The global water table is used to determine the intrinsic value of the currency for the following year, whereas the national GDP is used to determine the proportionate rate in percentage at which physical currency can be printed. If the national GDP goes up 5%, the amount of physical currency that can be printed for the following year will increase by 5%. If it is down 5%, the physical currency printed into circulation decreases 5%.
There is still the issue of digital currency. Normally, digital currency is used just like cash (Debit), or as debt (Credit). The way the Hydrodollar system is structured allows for the elimination of debt so that all digital transactions can be just as easily utilized as physical currency, and with no incentive to use debt as a tool of oppression.
Nowadays, using a card to pay for goods and services is just as psychologically fulfilling as using physical currency. We are transitioning, as a society, from a cash society to one dependent on numbers in cyberspace. Only 3% of the U.S. economy is comprised of physical assets, which leaves the other 97% totally existing in the digital realm. Already we can see that the inter-dependency between the 1% and the 99% is no longer necessary, but the infrastructure of the monetary system is still reflective of when we used to operate strictly as a cash society. When the Hydrodollar system is implemented, this inter-dependency will be completely eliminated. This brings up the question of jobs.
If the 99% are no longer beholden to the 1% in order to obtain a standard of living, how will society thrive? There are a few parts to this riddle:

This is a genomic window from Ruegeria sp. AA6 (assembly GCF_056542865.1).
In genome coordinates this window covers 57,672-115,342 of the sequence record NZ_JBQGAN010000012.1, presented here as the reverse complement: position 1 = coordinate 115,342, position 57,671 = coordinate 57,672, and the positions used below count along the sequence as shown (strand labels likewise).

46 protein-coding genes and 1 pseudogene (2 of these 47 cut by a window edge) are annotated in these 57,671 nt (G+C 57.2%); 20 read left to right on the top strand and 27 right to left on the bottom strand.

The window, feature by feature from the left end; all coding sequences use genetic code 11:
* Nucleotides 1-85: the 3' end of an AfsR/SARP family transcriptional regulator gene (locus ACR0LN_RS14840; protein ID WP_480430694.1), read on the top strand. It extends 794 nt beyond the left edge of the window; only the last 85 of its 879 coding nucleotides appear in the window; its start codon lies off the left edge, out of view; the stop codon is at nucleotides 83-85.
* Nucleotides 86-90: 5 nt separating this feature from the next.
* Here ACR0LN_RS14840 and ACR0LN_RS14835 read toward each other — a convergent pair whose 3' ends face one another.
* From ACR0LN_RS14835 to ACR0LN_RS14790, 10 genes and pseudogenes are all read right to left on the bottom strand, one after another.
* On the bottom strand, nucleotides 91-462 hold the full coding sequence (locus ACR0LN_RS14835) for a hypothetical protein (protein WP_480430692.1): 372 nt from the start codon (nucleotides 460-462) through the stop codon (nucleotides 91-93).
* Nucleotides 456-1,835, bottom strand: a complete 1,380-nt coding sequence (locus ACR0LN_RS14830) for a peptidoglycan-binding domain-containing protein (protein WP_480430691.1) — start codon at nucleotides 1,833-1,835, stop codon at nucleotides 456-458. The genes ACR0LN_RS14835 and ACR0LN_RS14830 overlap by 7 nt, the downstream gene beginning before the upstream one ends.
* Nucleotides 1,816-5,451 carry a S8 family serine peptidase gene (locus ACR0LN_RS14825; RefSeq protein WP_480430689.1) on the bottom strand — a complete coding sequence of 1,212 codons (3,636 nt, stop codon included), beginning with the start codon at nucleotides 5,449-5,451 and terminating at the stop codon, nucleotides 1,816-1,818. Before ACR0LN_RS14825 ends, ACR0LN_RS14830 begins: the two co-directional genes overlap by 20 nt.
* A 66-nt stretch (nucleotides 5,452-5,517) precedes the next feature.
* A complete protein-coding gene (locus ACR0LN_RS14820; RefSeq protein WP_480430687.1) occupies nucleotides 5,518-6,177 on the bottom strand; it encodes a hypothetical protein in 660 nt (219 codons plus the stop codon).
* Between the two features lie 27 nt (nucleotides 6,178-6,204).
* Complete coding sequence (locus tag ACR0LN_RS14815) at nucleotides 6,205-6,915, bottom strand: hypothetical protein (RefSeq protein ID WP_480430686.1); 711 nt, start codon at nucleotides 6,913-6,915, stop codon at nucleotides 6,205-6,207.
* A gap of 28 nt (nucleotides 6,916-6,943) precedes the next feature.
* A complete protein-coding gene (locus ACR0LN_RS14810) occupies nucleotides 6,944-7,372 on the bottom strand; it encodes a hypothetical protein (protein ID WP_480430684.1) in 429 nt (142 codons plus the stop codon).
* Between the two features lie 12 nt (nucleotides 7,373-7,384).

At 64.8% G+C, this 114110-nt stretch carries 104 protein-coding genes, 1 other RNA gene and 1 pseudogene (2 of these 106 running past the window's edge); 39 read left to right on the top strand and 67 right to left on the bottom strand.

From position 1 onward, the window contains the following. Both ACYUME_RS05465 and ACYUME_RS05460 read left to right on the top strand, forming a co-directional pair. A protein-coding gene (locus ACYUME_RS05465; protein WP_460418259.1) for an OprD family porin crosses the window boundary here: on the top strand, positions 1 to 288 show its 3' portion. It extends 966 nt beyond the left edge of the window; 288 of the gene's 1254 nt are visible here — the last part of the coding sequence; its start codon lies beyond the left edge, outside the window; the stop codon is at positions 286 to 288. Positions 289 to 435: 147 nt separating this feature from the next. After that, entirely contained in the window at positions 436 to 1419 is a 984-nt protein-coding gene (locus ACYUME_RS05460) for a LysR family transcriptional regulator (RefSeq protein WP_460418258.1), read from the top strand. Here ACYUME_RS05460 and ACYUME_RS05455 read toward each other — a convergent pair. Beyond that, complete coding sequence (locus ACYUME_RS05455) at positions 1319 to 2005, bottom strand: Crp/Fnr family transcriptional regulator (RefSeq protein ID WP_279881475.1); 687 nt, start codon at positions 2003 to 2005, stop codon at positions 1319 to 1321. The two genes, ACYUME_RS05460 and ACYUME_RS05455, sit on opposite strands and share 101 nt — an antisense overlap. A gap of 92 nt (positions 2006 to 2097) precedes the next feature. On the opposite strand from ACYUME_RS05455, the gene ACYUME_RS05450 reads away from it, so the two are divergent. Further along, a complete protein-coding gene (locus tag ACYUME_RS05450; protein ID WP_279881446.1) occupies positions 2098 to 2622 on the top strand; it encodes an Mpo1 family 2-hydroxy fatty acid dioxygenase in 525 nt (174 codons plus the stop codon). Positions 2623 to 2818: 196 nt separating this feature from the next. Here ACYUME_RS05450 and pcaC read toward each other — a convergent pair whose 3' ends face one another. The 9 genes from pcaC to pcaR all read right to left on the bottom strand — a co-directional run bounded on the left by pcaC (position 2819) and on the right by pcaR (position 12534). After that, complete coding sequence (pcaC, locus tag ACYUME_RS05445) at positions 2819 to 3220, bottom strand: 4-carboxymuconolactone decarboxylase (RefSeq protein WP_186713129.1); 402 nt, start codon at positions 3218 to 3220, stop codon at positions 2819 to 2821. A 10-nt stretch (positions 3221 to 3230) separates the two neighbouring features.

- A Universal Basic Income provides an individualized platform from which everyone can launch their own respective visions for the future.
- As automation and more efficient production methods are adopted more extensively, the 1% become less and less dependent on the 99% by default to run their businesses, which opens the door for more opportunities among the 99% to contribute to society in their own ways.
- As more resources become available through the actions taken due to the incentives built into the Hydrodollar system, products and services become intrinsically less expensive due to the increased supply meeting demand and more competition from smaller independent business opportunities allotted to the 99%.
Not only does this present its own set of new challenges, but it also provides a baseline from which people can work towards a more balanced lifestyle as opposed to being forced to dedicate their lives to complete and utter burn-out. At this stage, people can begin to utilize technology in ways that can minimize labor and maximize productivity, as well as create more free time to engage in more outside activities. Getting away from this culture of romanticizing burn-out is essential to a healthy and prosperous future for all people.
The human physiology is designed to withstand only so much before it breaks. Countries who are paid more, work less, and engage in a more diverse array of outside activities are the happier and healthier cultures for that very reason. The Hydrodollar system allows us to move towards a society of balance, happiness and prosperity while providing all the incentives to push ourselves in a positive direction. Better balance in life also means reduced stress, which means better health, more happiness, and longer lifespans. This, in and of itself, reduces the cost of Healthcare, proving the Right-Wing talking points wrong and showing that there is a way to have a system that works for all people and not just the wealthy few.